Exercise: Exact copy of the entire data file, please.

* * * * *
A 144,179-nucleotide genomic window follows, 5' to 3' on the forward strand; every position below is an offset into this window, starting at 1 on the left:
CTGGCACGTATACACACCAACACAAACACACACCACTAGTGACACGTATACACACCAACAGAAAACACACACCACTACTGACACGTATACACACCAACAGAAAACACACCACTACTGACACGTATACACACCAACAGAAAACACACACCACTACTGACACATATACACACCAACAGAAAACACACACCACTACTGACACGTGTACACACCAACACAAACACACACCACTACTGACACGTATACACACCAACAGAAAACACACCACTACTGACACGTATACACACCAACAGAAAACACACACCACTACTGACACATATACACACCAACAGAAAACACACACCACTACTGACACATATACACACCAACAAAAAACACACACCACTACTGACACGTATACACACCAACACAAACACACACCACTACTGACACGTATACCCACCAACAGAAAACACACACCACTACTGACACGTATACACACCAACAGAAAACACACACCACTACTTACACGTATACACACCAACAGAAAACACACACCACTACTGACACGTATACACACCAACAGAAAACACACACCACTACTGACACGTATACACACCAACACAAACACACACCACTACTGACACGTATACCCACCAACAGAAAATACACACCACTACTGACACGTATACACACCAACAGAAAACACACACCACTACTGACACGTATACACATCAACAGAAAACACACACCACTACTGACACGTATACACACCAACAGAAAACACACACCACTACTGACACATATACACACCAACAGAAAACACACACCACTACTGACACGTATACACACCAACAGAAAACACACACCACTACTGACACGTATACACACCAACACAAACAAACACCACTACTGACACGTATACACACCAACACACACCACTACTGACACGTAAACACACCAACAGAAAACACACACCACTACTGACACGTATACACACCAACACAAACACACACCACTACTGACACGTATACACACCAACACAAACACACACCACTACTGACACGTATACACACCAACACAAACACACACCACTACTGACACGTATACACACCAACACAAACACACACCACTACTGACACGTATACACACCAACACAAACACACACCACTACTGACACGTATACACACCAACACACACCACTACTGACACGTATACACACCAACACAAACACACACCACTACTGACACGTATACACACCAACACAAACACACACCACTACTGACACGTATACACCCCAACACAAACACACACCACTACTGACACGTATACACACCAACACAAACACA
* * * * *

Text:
A 144,179-nucleotide genomic window follows, 5' to 3' on the forward strand; every position below is an offset into this window, starting at 1 on the left:
CTGGCACGTATACACACCAACACAAACACACACCACTAGTGACACGTATACACACCAACAGAAAACACACACCACTACTGACACGTATACACACCAACAGAAAACACACCACTACTGACACGTATACACACCAACAGAAAACACACACCACTACTGACACATATACACACCAACAGAAAACACACACCACTACTGACACGTGTACACACCAACACAAACACACACCACTACTGACACGTATACACACCAACAGAAAACACACCACTACTGACACGTATACACACCAACAGAAAACACACACCACTACTGACACATATACACACCAACAGAAAACACACACCACTACTGACACATATACACACCAACAAAAAACACACACCACTACTGACACGTATACACACCAACACAAACACACACCACTACTGACACGTATACCCACCAACAGAAAACACACACCACTACTGACACGTATACACACCAACAGAAAACACACACCACTACTTACACGTATACACACCAACAGAAAACACACACCACTACTGACACGTATACACACCAACAGAAAACACACACCACTACTGACACGTATACACACCAACACAAACACACACCACTACTGACACGTATACCCACCAACAGAAAATACACACCACTACTGACACGTATACACACCAACAGAAAACACACACCACTACTGACACGTATACACATCAACAGAAAACACACACCACTACTGACACGTATACACACCAACAGAAAACACACACCACTACTGACACATATACACACCAACAGAAAACACACACCACTACTGACACGTATACACACCAACAGAAAACACACACCACTACTGACACGTATACACACCAACACAAACAAACACCACTACTGACACGTATACACACCAACACACACCACTACTGACACGTAAACACACCAACAGAAAACACACACCACTACTGACACGTATACACACCAACACAAACACACACCACTACTGACACGTATACACACCAACACAAACACACACCACTACTGACACGTATACACACCAACACAAACACACACCACTACTGACACGTATACACACCAACACAAACACACACCACTACTGACACGTATACACACCAACACAAACACACACCACTACTGACACGTATACACACCAACACACACCACTACTGACACGTATACACACCAACACAAACACACACCACTACTGACACGTATACACACCAACACAAACACACACCACTACTGACACGTATACACCCCAACACAAACACACACCACTACTGACACGTATACACACCAACACAAACACA